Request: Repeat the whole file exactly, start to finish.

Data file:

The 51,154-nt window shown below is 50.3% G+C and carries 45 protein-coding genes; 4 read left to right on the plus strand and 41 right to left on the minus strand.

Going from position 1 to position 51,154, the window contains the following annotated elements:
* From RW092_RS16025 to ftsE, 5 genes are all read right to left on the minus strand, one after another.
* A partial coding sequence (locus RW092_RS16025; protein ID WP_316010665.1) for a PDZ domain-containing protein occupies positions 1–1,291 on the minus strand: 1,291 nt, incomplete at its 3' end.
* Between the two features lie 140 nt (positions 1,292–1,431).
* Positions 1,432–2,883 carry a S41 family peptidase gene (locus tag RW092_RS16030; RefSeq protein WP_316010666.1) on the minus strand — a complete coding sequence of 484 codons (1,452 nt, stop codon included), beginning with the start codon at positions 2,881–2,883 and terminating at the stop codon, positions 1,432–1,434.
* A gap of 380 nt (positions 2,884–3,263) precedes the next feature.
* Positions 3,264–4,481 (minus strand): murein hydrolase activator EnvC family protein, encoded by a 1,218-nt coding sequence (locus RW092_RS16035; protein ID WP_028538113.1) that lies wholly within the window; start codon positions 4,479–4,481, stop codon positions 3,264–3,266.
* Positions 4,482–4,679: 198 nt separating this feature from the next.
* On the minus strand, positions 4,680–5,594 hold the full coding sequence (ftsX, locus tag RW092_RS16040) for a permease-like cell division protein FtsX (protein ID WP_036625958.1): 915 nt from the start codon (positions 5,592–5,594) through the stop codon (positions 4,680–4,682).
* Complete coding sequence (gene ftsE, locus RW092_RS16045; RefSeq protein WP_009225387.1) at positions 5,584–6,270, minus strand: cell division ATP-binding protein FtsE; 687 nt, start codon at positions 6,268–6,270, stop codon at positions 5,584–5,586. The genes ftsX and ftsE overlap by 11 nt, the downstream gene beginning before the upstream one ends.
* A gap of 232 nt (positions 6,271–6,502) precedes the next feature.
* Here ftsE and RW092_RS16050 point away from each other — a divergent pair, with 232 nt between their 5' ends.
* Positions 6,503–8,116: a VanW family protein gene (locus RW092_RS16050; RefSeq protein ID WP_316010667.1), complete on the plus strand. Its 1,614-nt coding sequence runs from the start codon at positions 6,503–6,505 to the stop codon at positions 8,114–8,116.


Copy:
The 51,154-nt window shown below is 50.3% G+C and carries 45 protein-coding genes; 4 read left to right on the plus strand and 41 right to left on the minus strand.

Going from position 1 to position 51,154, the window contains the following annotated elements:
* From RW092_RS16025 to ftsE, 5 genes are all read right to left on the minus strand, one after another.
* A partial coding sequence (locus RW092_RS16025; protein ID WP_316010665.1) for a PDZ domain-containing protein occupies positions 1–1,291 on the minus strand: 1,291 nt, incomplete at its 3' end.
* Between the two features lie 140 nt (positions 1,292–1,431).
* Positions 1,432–2,883 carry a S41 family peptidase gene (locus tag RW092_RS16030; RefSeq protein WP_316010666.1) on the minus strand — a complete coding sequence of 484 codons (1,452 nt, stop codon included), beginning with the start codon at positions 2,881–2,883 and terminating at the stop codon, positions 1,432–1,434.
* A gap of 380 nt (positions 2,884–3,263) precedes the next feature.
* Positions 3,264–4,481 (minus strand): murein hydrolase activator EnvC family protein, encoded by a 1,218-nt coding sequence (locus RW092_RS16035; protein ID WP_028538113.1) that lies wholly within the window; start codon positions 4,479–4,481, stop codon positions 3,264–3,266.
* Positions 4,482–4,679: 198 nt separating this feature from the next.
* On the minus strand, positions 4,680–5,594 hold the full coding sequence (ftsX, locus tag RW092_RS16040) for a permease-like cell division protein FtsX (protein ID WP_036625958.1): 915 nt from the start codon (positions 5,592–5,594) through the stop codon (positions 4,680–4,682).
* Complete coding sequence (gene ftsE, locus RW092_RS16045; RefSeq protein WP_009225387.1) at positions 5,584–6,270, minus strand: cell division ATP-binding protein FtsE; 687 nt, start codon at positions 6,268–6,270, stop codon at positions 5,584–5,586. The genes ftsX and ftsE overlap by 11 nt, the downstream gene beginning before the upstream one ends.
* A gap of 232 nt (positions 6,271–6,502) precedes the next feature.
* Here ftsE and RW092_RS16050 point away from each other — a divergent pair, with 232 nt between their 5' ends.
* Positions 6,503–8,116: a VanW family protein gene (locus RW092_RS16050; RefSeq protein ID WP_316010667.1), complete on the plus strand. Its 1,614-nt coding sequence runs from the start codon at positions 6,503–6,505 to the stop codon at positions 8,114–8,116.